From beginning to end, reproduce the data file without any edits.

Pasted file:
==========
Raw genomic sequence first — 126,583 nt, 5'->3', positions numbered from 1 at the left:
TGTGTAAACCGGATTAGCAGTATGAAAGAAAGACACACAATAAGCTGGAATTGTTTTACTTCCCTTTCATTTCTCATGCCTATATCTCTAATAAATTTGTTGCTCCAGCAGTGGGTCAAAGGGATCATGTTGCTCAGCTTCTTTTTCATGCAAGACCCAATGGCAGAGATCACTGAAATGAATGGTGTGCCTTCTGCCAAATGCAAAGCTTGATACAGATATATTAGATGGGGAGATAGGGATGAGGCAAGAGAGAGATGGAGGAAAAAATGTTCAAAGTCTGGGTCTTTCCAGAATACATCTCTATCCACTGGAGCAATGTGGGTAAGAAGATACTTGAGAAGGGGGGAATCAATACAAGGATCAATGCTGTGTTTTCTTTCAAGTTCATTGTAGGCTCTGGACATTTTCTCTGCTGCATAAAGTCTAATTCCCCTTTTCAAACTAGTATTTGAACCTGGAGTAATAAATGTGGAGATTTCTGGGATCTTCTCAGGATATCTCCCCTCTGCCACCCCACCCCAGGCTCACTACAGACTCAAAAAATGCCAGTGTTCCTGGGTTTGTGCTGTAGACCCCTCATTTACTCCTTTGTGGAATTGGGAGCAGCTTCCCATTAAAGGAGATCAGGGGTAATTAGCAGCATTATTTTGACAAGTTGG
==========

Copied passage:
Raw genomic sequence first — 126,583 nt, 5'->3', positions numbered from 1 at the left:
TGTGTAAACCGGATTAGCAGTATGAAAGAAAGACACACAATAAGCTGGAATTGTTTTACTTCCCTTTCATTTCTCATGCCTATATCTCTAATAAATTTGTTGCTCCAGCAGTGGGTCAAAGGGATCATGTTGCTCAGCTTCTTTTTCATGCAAGACCCAATGGCAGAGATCACTGAAATGAATGGTGTGCCTTCTGCCAAATGCAAAGCTTGATACAGATATATTAGATGGGGAGATAGGGATGAGGCAAGAGAGAGATGGAGGAAAAAATGTTCAAAGTCTGGGTCTTTCCAGAATACATCTCTATCCACTGGAGCAATGTGGGTAAGAAGATACTTGAGAAGGGGGGAATCAATACAAGGATCAATGCTGTGTTTTCTTTCAAGTTCATTGTAGGCTCTGGACATTTTCTCTGCTGCATAAAGTCTAATTCCCCTTTTCAAACTAGTATTTGAACCTGGAGTAATAAATGTGGAGATTTCTGGGATCTTCTCAGGATATCTCCCCTCTGCCACCCCACCCCAGGCTCACTACAGACTCAAAAAATGCCAGTGTTCCTGGGTTTGTGCTGTAGACCCCTCATTTACTCCTTTGTGGAATTGGGAGCAGCTTCCCATTAAAGGAGATCAGGGGTAATTAGCAGCATTATTTTGACAAGTTGG